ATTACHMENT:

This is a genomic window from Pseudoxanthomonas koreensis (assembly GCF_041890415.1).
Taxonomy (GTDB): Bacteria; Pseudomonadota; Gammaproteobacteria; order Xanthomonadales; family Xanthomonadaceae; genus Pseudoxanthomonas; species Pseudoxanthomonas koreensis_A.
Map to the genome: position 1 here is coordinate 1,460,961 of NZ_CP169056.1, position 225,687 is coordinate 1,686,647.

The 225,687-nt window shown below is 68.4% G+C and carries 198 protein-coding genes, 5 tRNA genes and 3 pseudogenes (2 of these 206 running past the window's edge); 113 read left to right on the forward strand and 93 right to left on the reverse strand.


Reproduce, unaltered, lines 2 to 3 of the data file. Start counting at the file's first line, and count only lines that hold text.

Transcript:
Taxonomy (GTDB): Bacteria; Pseudomonadota; Gammaproteobacteria; order Xanthomonadales; family Xanthomonadaceae; genus Pseudoxanthomonas; species Pseudoxanthomonas koreensis_A.
Map to the genome: position 1 here is coordinate 1,460,961 of NZ_CP169056.1, position 225,687 is coordinate 1,686,647.